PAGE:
Social media giant Facebook remains the best way to reach Millennials … for now. New data point to some potentially important shifts that bank and credit union marketers should consider for their Millennial strategies. Research by Clever, a fintech company active in the home-buying space, throws a spotlight on the differences in digital platform use and habits between younger and older U.S. consumers — specifically: platforms used, impact of friends and influencers, privacy concerns, and inbound marketing preferences.
The importance of the Millennial generation has been stressed for years. Financial marketers get how this huge group, currently age 23 to 36, will shortly be the largest single generational segment, hitting 73 million U.S. adults in 2019, according to Pew Research. There is an abundance of well-entrenched stereotypes already extant about Millennials. The challenge for marketers has always been, how best to approach this large and diverse group.
The research from Clever helps put some real numbers on Millennial habits and preferences, contrasting them with older consumers.
Facebook Dominates, But Has Challengers
No financial marketer using social media can overlook Facebook. The platform accounts for about 25% of all online ad spending. Used effectively, Facebook enables banks and credit unions to highly target their marketing based on the consumer behaviors, likes, and dislikes. How effective are Facebook ads compared with ads on other social platforms?
Clever asked the 1,100+ consumers in its survey specifically if they had bought a product or service because of an ad they saw on a social media platform, and, if so, which platform.
Facebook clearly remains the big kahuna of social, but as digital marketing analyst Thomas O’Shaughnessy, the report’s author, notes, “Facebook is starting to lose favor among Millennials and older generations alike.” The survey found that more than seven out of ten Millennials (77%) are concerned about Facebook’s use of their personal data. The company has announced changes to address privacy concerns, and several e-commerce initiatives, but O’Shaughnessy points out that the company’s business model is based on using users’ data. “They’ll need to find a way to be transparent and come up with less creepy ways to use data,” he observes. That may or may not happen or happen quickly,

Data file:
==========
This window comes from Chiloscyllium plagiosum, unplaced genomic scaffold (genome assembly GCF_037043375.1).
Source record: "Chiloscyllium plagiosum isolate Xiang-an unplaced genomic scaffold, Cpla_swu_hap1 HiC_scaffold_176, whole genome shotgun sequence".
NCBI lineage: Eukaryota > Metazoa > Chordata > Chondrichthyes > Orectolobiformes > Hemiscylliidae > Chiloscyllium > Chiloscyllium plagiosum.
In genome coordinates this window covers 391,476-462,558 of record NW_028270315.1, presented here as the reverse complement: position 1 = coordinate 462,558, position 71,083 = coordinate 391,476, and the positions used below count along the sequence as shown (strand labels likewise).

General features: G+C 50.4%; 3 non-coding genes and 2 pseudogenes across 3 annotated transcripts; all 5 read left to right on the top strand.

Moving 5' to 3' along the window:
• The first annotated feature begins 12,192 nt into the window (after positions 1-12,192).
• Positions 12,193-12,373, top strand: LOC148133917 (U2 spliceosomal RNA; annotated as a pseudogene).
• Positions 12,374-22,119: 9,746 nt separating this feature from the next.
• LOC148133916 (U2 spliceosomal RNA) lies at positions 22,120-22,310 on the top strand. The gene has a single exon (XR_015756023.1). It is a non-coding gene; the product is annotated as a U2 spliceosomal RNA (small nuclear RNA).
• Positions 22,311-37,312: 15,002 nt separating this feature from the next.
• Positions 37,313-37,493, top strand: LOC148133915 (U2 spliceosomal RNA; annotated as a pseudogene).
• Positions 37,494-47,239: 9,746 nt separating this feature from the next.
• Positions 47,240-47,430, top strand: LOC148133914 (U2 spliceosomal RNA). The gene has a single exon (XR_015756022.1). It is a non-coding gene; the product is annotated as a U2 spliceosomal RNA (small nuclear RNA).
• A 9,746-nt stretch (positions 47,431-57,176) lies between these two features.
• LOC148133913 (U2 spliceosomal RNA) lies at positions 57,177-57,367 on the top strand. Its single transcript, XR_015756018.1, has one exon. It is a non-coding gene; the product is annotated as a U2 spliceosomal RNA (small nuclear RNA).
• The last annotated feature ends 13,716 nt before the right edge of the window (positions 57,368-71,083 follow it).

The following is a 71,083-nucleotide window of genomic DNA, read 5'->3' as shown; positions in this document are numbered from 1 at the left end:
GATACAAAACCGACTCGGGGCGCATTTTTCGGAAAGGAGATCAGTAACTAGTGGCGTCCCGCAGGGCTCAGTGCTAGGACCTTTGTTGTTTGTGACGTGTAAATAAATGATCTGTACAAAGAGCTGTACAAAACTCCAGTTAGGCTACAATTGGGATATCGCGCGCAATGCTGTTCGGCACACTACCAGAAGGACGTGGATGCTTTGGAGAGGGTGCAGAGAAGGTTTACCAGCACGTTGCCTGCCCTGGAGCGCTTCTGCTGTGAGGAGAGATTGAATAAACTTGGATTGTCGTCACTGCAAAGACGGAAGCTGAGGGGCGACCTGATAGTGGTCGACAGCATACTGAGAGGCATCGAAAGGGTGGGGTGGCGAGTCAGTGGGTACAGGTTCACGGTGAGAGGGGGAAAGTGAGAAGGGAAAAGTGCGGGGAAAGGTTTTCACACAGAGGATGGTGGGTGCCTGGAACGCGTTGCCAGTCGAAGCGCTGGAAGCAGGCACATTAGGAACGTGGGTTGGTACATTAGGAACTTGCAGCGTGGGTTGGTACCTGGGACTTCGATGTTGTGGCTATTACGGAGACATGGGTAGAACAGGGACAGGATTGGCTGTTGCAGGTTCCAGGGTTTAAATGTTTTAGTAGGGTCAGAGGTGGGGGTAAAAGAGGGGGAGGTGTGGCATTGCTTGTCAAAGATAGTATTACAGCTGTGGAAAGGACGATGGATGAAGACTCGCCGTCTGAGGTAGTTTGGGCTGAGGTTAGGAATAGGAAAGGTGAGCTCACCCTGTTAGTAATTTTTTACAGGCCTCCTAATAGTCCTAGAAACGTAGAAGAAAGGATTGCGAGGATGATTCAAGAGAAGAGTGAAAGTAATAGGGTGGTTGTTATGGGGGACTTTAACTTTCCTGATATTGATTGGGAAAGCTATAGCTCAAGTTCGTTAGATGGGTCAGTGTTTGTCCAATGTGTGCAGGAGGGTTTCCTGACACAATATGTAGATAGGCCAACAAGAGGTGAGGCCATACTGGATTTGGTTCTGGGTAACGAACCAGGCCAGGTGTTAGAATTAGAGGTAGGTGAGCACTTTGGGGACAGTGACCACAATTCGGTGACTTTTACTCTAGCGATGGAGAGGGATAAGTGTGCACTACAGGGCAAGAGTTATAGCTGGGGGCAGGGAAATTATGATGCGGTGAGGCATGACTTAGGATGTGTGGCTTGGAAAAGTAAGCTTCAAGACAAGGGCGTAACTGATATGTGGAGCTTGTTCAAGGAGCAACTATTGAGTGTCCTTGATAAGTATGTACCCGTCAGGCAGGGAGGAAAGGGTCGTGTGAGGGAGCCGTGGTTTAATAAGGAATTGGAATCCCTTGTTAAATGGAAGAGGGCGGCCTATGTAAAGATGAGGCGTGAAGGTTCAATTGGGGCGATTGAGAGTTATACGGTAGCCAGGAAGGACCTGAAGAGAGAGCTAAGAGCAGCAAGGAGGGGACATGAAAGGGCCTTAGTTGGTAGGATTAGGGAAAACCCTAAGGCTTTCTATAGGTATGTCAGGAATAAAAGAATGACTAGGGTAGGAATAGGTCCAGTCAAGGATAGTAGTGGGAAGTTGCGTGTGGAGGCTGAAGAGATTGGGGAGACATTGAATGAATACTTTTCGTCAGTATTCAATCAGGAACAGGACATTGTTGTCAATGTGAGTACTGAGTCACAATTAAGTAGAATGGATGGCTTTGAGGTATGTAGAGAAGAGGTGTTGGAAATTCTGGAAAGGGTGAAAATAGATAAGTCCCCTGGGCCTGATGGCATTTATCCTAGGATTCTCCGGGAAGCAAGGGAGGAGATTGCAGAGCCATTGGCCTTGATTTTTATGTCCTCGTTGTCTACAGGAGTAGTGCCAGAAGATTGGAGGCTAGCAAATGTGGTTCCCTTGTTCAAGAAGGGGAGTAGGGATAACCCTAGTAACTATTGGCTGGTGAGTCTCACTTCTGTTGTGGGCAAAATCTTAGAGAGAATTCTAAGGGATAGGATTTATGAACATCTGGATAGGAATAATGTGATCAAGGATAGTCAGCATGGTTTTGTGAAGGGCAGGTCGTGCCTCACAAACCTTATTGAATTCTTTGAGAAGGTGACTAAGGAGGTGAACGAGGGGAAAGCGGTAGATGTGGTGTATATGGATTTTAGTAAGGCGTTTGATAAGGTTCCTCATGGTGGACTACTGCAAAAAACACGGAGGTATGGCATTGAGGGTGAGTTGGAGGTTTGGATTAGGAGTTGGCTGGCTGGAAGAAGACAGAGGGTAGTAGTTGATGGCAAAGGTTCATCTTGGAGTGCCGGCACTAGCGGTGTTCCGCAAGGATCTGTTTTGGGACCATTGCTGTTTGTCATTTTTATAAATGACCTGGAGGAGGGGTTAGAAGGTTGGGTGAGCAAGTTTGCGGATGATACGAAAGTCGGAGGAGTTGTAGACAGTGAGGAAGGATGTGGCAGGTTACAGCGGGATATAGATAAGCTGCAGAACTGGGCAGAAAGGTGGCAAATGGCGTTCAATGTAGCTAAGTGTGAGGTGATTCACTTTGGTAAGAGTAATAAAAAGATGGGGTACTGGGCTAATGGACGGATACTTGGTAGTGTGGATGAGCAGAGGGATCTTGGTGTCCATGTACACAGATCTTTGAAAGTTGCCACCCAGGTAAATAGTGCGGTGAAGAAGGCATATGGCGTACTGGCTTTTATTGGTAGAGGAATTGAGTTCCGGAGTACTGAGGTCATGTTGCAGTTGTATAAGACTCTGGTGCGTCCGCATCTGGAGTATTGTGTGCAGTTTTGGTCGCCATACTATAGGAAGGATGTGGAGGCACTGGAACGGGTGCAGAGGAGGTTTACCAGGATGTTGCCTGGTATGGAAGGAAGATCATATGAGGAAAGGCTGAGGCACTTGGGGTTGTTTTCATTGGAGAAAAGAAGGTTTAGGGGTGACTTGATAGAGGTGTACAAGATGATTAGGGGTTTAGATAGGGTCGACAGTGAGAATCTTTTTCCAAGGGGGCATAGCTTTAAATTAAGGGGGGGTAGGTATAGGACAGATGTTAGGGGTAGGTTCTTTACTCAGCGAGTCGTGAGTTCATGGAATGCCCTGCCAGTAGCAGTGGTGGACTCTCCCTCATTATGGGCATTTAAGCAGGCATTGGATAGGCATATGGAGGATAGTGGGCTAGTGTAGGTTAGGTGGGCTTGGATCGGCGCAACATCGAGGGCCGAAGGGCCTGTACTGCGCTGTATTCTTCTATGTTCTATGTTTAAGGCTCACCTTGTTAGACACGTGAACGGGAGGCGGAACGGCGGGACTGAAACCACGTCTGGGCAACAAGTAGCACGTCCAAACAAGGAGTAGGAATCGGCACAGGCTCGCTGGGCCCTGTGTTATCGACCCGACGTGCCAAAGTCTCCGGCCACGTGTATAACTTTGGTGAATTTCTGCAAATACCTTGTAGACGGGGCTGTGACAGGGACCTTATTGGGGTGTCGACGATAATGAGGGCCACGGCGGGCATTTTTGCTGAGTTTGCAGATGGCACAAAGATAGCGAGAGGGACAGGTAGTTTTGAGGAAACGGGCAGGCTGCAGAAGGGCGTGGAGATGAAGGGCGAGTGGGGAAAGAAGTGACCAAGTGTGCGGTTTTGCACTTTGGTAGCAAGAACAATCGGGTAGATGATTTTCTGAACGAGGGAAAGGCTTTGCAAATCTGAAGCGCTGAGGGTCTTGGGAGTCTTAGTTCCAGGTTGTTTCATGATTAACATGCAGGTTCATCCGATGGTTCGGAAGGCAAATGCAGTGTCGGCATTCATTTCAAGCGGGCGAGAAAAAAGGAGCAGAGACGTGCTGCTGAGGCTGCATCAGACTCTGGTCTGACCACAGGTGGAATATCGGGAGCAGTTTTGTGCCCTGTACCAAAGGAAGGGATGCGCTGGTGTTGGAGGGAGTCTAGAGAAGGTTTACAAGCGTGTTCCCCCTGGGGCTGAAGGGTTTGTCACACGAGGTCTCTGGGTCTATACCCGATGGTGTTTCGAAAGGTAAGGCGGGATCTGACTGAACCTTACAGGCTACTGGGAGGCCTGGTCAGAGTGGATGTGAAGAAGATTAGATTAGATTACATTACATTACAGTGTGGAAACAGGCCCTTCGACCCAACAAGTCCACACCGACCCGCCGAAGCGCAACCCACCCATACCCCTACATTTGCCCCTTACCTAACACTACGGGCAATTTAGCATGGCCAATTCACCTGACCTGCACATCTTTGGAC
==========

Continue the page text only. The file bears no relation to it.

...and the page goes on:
Meanwhile, YouTube, owned by Alphabet, Google’s parent, and Instagram, owned by Facebook, are becoming staples of online media consumption for younger adults, says O’Shaughnessy, and these ad platforms are leading to more conversions for marketers, at significantly higher levels than for adults age 35 and older.
Supporting that, 64% of U.S. adults between the ages of 18 and 29 use Instagram, as reported by Statista. The figure drops sharply to 40% for the adults between the ages of 30 and 49.
Video is the medium of choice for Millennials, who watch more digital video than traditional television, and this trend is powering not only increased use of the YouTube and Instagram platforms, but impacts their engagement with digital advertising.
The Clever research found that Millennials are more likely to engage with social media ads that feature video and images, and, with the exception of search engine ads and display ads, are more likely than older (39+) adults to engage with any digital ads they see.
O’Shaughnessy defines engagement in this context as any kind of online interaction (clicking, liking, sharing, etc.). As shown in the chart, almost a third of Millennials claim they don’t engage with online ads at all. However, O’Shaughnessy tells The Financial Brand that he suspects that percentage is more “commentary” than a true indicator of actual behavior.
“A lot of respondents probably do click on ads, they just don’t realize it,” he says, pointing out that the line between advertising and content continues to blur. Or perhaps they just don’t want to admit that they do. Either way, O’Shaughnessy maintains that “in-your-face” advertising doesn’t work online, especially among Millennials, and that’s more of what this stat is getting at.